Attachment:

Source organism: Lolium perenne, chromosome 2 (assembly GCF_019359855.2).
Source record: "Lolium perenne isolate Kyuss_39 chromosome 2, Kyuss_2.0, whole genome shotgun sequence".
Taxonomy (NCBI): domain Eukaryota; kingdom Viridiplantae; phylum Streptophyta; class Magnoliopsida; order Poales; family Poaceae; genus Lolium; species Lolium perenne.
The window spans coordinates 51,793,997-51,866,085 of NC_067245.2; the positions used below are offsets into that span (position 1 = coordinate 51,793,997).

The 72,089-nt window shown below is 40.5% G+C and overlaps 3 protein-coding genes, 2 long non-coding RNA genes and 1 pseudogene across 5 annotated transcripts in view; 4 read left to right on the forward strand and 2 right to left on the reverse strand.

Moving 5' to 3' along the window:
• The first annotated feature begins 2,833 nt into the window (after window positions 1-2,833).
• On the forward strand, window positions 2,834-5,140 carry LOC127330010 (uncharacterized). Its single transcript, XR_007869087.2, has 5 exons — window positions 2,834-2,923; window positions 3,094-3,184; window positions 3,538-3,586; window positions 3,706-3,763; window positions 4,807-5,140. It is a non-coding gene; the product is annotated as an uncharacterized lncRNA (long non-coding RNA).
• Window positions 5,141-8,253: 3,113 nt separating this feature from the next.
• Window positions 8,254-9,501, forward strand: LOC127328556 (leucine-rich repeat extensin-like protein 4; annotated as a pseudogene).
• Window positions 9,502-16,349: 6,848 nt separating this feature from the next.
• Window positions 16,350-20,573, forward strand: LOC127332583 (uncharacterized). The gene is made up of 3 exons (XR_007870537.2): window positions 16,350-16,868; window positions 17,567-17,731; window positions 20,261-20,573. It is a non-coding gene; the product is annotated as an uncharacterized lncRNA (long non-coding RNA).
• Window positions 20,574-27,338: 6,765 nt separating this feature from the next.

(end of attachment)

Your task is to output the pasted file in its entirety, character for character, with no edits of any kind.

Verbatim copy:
Source organism: Lolium perenne, chromosome 2 (assembly GCF_019359855.2).
Source record: "Lolium perenne isolate Kyuss_39 chromosome 2, Kyuss_2.0, whole genome shotgun sequence".
Taxonomy (NCBI): domain Eukaryota; kingdom Viridiplantae; phylum Streptophyta; class Magnoliopsida; order Poales; family Poaceae; genus Lolium; species Lolium perenne.
The window spans coordinates 51,793,997-51,866,085 of NC_067245.2; the positions used below are offsets into that span (position 1 = coordinate 51,793,997).

The 72,089-nt window shown below is 40.5% G+C and overlaps 3 protein-coding genes, 2 long non-coding RNA genes and 1 pseudogene across 5 annotated transcripts in view; 4 read left to right on the forward strand and 2 right to left on the reverse strand.

Moving 5' to 3' along the window:
• The first annotated feature begins 2,833 nt into the window (after window positions 1-2,833).
• On the forward strand, window positions 2,834-5,140 carry LOC127330010 (uncharacterized). Its single transcript, XR_007869087.2, has 5 exons — window positions 2,834-2,923; window positions 3,094-3,184; window positions 3,538-3,586; window positions 3,706-3,763; window positions 4,807-5,140. It is a non-coding gene; the product is annotated as an uncharacterized lncRNA (long non-coding RNA).
• Window positions 5,141-8,253: 3,113 nt separating this feature from the next.
• Window positions 8,254-9,501, forward strand: LOC127328556 (leucine-rich repeat extensin-like protein 4; annotated as a pseudogene).
• Window positions 9,502-16,349: 6,848 nt separating this feature from the next.
• Window positions 16,350-20,573, forward strand: LOC127332583 (uncharacterized). The gene is made up of 3 exons (XR_007870537.2): window positions 16,350-16,868; window positions 17,567-17,731; window positions 20,261-20,573. It is a non-coding gene; the product is annotated as an uncharacterized lncRNA (long non-coding RNA).
• Window positions 20,574-27,338: 6,765 nt separating this feature from the next.